Maryland General Assembly’s page program allows high schoolers to view legislative process
In the leadup to midnight on Monday, high school seniors wearing gray blazers lined the gallery balconies overlooking the State House chambers.
As the clock struck 12, they released bags of confetti and balloons, showering the lawmakers below.
They’re the Maryland General Assembly’s pages — and their duties culminate with playing a key role in celebrations for sine die, the end of the legislature’s 90-day session.
Each year, 105 pages and 36 alternates from around the state spend two nonconsecutive weeks in Annapolis to learn about how a bill becomes a law.
For some, it’s their first time at the legislative complex. Their responsibilities include delivering coffee, amendments and vote totals to politicians on the floor.
In addition to the pages, the 2023 session saw other new faces around the State House halls with Gov. Wes Moore (D) and dozens of freshman lawmakers.
“It was a very unique period that we were able to be brought in for, because we have a new administration,” Aidan Judge said.
Judge, a student at Severna Park High School in Anne Arundel County, served as a page for opening day.
He spent time watching hearings and meeting legislators like Economics Matters Committee Chair C.T. Wilson (D-Charles), who sponsored the Child Victims Act.
The bill removes the statutory deadline for when sexual abuse survivors can sue the perpetrator. Moore signed it into law on Tuesday.
“It was inspirational seeing someone who is pushing for the things he’s pushing for succeeding in this environment,” Judge said.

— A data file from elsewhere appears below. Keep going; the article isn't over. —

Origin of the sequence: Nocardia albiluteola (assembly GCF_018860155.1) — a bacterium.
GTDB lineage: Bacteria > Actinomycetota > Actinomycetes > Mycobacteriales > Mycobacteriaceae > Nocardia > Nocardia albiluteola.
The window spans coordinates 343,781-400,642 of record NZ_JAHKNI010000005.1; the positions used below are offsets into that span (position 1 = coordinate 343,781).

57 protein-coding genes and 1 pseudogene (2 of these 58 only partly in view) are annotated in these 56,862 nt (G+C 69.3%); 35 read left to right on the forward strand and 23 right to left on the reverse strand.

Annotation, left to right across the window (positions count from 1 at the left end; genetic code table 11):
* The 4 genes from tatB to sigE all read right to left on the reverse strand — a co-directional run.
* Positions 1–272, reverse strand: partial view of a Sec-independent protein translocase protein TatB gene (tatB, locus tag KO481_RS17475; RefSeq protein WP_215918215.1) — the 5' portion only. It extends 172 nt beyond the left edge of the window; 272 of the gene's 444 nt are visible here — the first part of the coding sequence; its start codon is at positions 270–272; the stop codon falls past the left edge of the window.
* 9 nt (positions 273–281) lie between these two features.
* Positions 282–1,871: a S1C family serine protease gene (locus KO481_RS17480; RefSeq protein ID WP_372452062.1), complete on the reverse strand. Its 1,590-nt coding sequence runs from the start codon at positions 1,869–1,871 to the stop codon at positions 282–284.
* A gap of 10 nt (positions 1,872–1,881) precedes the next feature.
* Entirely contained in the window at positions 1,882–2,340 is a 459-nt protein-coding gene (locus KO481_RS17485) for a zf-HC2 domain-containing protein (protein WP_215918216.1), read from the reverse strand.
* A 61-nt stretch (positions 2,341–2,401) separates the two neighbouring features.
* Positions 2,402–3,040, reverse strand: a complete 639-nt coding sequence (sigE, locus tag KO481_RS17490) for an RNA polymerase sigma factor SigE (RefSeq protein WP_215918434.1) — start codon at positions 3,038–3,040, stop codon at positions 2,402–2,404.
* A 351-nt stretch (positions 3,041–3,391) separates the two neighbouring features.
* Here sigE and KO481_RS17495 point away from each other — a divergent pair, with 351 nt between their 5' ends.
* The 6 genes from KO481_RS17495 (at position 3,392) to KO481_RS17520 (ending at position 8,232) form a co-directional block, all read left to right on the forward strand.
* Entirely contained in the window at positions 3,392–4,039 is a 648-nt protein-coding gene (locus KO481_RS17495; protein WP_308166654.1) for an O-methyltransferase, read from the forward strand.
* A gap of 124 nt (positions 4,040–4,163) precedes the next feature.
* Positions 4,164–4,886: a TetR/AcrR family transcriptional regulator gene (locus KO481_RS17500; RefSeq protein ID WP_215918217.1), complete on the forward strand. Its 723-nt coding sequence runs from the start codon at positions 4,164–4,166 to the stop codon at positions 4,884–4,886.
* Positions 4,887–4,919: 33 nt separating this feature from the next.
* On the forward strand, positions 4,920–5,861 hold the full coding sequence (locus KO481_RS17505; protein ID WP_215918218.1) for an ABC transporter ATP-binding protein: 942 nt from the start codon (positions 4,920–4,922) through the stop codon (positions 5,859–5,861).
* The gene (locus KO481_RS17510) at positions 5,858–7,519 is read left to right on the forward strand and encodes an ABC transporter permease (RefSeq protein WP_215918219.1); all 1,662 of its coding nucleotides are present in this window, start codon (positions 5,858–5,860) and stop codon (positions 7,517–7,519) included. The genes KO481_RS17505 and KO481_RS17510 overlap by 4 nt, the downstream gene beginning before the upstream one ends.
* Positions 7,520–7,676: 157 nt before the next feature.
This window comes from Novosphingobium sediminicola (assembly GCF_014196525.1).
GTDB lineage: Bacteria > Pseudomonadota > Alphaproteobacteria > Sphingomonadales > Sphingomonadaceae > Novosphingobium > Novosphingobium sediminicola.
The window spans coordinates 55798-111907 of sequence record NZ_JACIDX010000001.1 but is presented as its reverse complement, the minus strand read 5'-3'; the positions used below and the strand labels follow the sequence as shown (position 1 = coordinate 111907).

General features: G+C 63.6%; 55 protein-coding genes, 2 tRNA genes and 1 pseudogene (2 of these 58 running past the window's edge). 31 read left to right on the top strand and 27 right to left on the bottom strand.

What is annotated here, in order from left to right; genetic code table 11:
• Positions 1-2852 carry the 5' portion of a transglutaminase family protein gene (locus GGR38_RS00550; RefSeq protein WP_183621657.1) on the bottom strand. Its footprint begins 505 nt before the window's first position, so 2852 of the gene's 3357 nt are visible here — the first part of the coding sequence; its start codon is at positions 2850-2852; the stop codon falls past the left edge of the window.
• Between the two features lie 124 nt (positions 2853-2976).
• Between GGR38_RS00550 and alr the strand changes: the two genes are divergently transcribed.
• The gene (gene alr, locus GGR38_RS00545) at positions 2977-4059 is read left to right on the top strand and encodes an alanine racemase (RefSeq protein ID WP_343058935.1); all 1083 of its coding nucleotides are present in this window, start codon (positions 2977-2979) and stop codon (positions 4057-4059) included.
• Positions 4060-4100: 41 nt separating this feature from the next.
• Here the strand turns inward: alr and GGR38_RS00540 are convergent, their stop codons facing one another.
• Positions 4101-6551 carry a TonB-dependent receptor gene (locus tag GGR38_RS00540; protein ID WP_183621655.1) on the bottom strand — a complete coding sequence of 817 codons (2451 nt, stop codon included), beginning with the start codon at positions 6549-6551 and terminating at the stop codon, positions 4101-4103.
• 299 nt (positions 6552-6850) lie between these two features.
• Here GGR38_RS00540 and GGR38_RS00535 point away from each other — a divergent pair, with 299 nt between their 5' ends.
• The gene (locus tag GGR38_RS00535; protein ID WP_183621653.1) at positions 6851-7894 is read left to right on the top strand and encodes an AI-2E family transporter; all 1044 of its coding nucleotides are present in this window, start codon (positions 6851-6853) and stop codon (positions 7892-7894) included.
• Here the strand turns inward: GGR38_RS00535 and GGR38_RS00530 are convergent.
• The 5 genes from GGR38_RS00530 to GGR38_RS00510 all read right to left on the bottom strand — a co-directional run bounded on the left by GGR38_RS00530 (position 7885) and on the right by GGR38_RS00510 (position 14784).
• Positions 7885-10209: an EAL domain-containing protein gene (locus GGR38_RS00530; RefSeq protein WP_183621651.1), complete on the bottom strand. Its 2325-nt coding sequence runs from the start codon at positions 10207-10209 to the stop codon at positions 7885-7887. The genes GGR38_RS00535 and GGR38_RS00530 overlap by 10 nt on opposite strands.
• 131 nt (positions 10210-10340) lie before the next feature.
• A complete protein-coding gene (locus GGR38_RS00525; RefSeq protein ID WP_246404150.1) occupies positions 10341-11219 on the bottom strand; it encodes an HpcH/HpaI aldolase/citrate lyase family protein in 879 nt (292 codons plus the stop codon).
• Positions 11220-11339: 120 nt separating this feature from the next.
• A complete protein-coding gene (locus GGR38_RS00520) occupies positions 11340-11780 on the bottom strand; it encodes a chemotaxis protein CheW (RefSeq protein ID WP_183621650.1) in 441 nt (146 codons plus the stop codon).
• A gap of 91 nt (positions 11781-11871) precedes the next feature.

For others, the program meant reaching a longtime goal.
Henry Miser, a student at St. Mary’s Ryken High School in Leonardtown, said he’s wanted to be a page since he was nine years old.
At the time, he visited the Vermont State House on a family trip and found out about a similar program. He’s had it in the back of his mind ever since.
“That ended up coming to fruition, thankfully, and I had the opportunity to be a page this year,” Miser said.
He’s worked with the Governor’s Commission on Suicide Prevention as well as the Maryland Center for School Safety, so legislation related to mental health and school safety stand out the most to him.
Miser witnessed debates for bills about abortion and cannabis reform, two contentious topics in this year’s session.
With intense party division at the federal level in recent months, he said he found it “refreshing” to see collaboration across the aisle with lawmakers engaging in “productive” discussions despite their differences.
“Something that I really appreciated and didn’t necessarily expect was the bipartisanship that you see at the state legislature,” he said.
Wilde Lake High School student Oliver Song described his tasks as intern roles — but instead of interning with a specific legislator, it was for the entire General Assembly.
A Columbia resident, Song sat in on hearings with Sen. Cheryl Kagan (D-Montgomery), who serves as Vice Chair of the Education, Energy and the Environment Committee.
Song said Kagan dashed out of the meeting to file bills, which she had about five minutes to do before returning to committee.
“We ended up running across the street with her to get her legislation filed and it was really cool,” he said.
As a page, Song worked on a school research project on youth voting and engagement. He was able to interview lawmakers about their outreach work.
Song noted the difference between how politicians interact with constituents during the campaign period and legislative session.
“For campaigning, legislators are focused on getting the vote, versus with legislating, they are more interested in hearing what constituents have to say,” Song said.